Double Plus Good Duck Speak
self-released/Pink House Records
Hardcore is big on conviction. Twenty years of saturation in the genre haven’t so much stripped new lyrics of any relevance as amassed a huge body of archived vitriol against which new releases can be measured and compared, alongside which they can be categorized and filed. No one’s arguing with the conviction part—vocals delivered with larynx-mangling force, blood and sweat and $12 for gas money to get to the next show. But sooner or later even the bands should have to admit that no one’s saying anything about the Them in the “Us and/versus Them” article of hardcore faith—Christians, fascists, politicians, slam-dancing jocks—that hasn’t been sung into the swamp a hundred times before.
At the same time, that a hardcore band would even consider dispensing with a lyric sheet is ridiculous. The human voice is an instrument and so should be granted the same expressionist liberties as a Rat-gnawed guitar or a bass so throttled by fuzz that its natural-born purpose as a rhythmic anchor is all but forgotten. Speed and force, alas, have a way of rendering vocals all but unintelligible both live and on recordings, and by leaving out the lyrics a band is practically admitting that what it has to say doesn’t merit even an hour or so spent copying it down for inclusion on the release.
But, then again, sometimes it’s actually preferable to want something and not have it than to have it and find you didn’t really need it at all. Musically, Missoula/Kalispell’s Disgruntled Nation are at the top of their game. With Dave Parsons replacing original guitarist Rob Alley last year and the addition of a second guitarist, Justin Lawrence, earlier this summer, they’ve simply never sounded better. The seven songs on Double Plus Good Duck Speak featuring the new lineup (12 additional tracks from previous vinyl and cassette outings are also included) hit you like a swinging bag of nails—some scumbag East Bay influences and a lingering Poison Idea fixation are discernible, but it’s all Disgruntled Nation and it’s a nasty good beating.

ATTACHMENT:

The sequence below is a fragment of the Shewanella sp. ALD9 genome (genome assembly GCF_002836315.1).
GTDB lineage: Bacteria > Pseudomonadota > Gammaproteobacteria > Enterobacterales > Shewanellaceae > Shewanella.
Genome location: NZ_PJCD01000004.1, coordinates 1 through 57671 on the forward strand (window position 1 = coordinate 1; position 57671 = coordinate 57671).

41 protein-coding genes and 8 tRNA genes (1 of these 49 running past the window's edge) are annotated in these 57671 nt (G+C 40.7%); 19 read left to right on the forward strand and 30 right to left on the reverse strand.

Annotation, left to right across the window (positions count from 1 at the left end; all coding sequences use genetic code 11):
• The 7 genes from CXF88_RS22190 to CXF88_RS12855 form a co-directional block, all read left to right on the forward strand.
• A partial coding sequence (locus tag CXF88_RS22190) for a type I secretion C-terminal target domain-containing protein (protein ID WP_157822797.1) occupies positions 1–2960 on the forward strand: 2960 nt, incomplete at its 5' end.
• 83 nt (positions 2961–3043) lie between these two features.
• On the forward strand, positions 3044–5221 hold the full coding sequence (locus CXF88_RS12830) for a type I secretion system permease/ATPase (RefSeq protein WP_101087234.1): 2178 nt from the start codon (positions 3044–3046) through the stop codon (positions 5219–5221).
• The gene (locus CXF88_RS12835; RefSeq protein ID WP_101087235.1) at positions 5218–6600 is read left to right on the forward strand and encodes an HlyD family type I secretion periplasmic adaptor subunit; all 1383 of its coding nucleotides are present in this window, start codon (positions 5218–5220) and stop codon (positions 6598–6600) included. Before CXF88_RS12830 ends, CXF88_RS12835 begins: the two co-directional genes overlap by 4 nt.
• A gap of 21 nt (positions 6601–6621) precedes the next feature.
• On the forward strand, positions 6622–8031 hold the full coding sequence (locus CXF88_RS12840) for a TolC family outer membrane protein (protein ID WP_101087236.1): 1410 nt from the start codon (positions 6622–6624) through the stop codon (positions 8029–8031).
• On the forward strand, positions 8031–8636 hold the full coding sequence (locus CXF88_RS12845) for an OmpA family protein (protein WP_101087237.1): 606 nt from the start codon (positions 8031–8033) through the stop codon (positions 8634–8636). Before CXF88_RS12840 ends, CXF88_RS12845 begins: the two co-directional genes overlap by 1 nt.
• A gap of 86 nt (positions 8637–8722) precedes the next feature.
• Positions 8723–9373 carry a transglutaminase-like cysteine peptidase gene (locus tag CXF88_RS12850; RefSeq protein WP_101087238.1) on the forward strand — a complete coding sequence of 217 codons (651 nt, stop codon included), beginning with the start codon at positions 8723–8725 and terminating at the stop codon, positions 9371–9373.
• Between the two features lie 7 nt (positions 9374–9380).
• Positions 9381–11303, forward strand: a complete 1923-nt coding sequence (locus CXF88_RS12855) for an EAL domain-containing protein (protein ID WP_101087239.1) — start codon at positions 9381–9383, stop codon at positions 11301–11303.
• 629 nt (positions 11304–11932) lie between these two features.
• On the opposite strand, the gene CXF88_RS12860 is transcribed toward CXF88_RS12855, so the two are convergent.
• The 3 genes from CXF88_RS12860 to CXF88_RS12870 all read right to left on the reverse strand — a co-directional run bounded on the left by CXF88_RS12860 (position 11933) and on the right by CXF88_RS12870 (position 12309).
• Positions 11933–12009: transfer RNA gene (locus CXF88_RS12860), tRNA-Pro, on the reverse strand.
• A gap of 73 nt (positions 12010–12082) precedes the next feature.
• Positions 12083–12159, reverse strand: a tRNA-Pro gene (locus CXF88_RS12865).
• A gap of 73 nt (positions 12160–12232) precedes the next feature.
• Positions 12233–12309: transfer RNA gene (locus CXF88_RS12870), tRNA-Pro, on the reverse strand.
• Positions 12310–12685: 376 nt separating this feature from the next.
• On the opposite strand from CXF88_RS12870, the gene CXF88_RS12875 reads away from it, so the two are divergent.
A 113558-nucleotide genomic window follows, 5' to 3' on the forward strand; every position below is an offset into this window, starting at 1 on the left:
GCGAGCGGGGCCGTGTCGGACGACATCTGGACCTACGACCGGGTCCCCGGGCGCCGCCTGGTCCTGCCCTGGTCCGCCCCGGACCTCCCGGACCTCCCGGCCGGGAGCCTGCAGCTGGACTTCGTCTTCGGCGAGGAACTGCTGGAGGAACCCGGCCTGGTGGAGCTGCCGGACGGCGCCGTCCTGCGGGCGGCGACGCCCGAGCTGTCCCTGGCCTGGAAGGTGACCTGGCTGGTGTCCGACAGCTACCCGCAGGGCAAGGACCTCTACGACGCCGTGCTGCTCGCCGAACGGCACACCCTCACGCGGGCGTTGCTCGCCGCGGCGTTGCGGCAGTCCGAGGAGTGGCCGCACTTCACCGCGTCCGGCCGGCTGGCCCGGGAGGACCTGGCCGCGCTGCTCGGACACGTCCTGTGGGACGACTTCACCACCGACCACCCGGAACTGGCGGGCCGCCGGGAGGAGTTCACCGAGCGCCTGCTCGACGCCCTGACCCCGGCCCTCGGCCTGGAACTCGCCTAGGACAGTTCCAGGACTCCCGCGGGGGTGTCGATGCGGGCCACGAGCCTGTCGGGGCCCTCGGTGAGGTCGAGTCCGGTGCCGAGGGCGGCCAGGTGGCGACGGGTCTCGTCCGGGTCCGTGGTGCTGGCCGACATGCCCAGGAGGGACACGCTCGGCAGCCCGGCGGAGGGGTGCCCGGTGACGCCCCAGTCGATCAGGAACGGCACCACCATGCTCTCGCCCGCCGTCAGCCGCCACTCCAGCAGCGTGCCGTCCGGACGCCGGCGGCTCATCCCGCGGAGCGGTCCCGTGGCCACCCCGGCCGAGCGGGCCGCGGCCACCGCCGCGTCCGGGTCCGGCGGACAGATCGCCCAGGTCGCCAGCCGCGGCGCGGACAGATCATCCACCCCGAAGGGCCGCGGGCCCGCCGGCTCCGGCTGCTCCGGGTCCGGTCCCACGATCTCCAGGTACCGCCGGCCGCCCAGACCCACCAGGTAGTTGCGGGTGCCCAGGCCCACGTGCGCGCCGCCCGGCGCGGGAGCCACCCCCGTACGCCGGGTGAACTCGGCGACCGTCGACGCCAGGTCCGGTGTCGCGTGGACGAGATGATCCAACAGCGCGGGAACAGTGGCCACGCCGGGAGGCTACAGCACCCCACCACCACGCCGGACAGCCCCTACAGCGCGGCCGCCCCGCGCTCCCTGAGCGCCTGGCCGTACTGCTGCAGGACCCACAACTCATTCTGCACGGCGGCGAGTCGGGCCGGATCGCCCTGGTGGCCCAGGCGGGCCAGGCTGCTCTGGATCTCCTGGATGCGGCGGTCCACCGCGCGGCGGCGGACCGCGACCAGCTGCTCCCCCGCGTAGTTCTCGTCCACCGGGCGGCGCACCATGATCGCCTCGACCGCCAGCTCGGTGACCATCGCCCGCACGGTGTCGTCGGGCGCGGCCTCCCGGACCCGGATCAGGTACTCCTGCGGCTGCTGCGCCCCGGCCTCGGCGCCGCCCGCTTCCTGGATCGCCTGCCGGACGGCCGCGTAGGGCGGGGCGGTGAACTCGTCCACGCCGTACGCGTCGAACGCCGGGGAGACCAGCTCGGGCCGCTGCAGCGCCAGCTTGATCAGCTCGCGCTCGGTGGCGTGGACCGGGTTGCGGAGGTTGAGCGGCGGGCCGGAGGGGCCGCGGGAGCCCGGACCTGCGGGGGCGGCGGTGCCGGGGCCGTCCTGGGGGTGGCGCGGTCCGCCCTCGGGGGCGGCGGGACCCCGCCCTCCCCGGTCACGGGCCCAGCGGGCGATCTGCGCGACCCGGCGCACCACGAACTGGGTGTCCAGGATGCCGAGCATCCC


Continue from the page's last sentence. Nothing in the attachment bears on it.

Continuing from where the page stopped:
Lyrically, though, Disgruntled Nation are still fighting to keep up with the fearsome evolution of their music. A clever line here and there aside, a few too many of these are still stuck in the Us and Them rut—no need to prescribe songs about feelings or anything, but the drunk jock/bothersome Bible-beater/I hate/fuck you theme is wearing dangerously thin, even for hardcore.
You’d never know without looking at the lyric sheet, though. It’s included, if you choose to look at it, on a folded sheet of letter-sized paper.
Paul Bunyan Band
Hot damn! This is not only one of the more diabolically clever Missoula releases I can remember, but also the most ambitious and downright adorable: covers of/songs inspired by music from vintage video games. The original duo of Chris “Close to the Edge” Pickolick and Louis Gobeo has recently been expanded and revamped to include second guitarist Chris Baumann and bassist Max Allyn. To put the musical sexiness factor of the Paul Bunyan Band into perspective for the lay reader, two members of Volumen showed up at a recent concert with a large handmade banner protesting their ouster from the original expanded lineup—which was put together mostly for playing live—after just three shows, apparently because they weren’t able to tour. Wow, I thought, if these two are even theatrically sad and lonely about getting their walking papers, that sure says something about the Paul Bunyan Band! Of course, by this point in the show my mind must have looked like a handful of wet Kleenex tossed through a rose bush. It didn’t matter a bit that I’d never heard of most of the video games (the names of which were announced before each selection) and wasn’t properly qualified to compare the Paul Bunyan treatment to the original versions. What I saw was a kick-ass instrumental show by any standards, complete with Thin Lizzy-style guitar harmonies (“BattleChess”), head-bobbing Budgie/Trouble moments with bitchin’ bell-work on the cymbals (“Jaws 2”) and hand-clapping dance-around bass and drum funk breakdowns (“Fortitude” from the Quarterback Club Suite). I was practically fainting with pleasure.
Thank You includes material from a shorter CD released last year and a lot of new stuff as well—23 tracks in all. It cost me five bucks at the show and would have been worth it for the sprinting “Kirby” alone. The gay-as-a-May-day portrait shots on the cover and inside pretty much make it priceless.
Dog Meets Girl
Here’s another band who have come a long way in the past three years and who have also never sounded better since they added a second guitarist. Dog Meets Girl will be out just in time for the Disappointments’ late summer tour that should have fans of pop-punk a la Fat Records, Lookout and Hopeless reaching for their wallets as surely as slumming sorority girls will be reaching for their Zimas and Camel Light 100s.
The songwriting is tight and tough. Guitars are bright and very crisply recorded, with some neat intro flourishes and lots of the chugga-chugga chords you expect from the Disappointments and similar bands in this genre. Great harmonies, too—guitarists Zack White and Richie Rowe have very complementary vocal and guitar styles and tone-wise they fit well together. Rowe has also sweetened the four-piece sound with a healthy sonic dollop of the Sputniks (“You’ll Get Yours”) at their more melodic and anthemic. Last year’s Soiled Again EP was a good start, but Dog Meets Girl is the definitive Disappointments recording to date.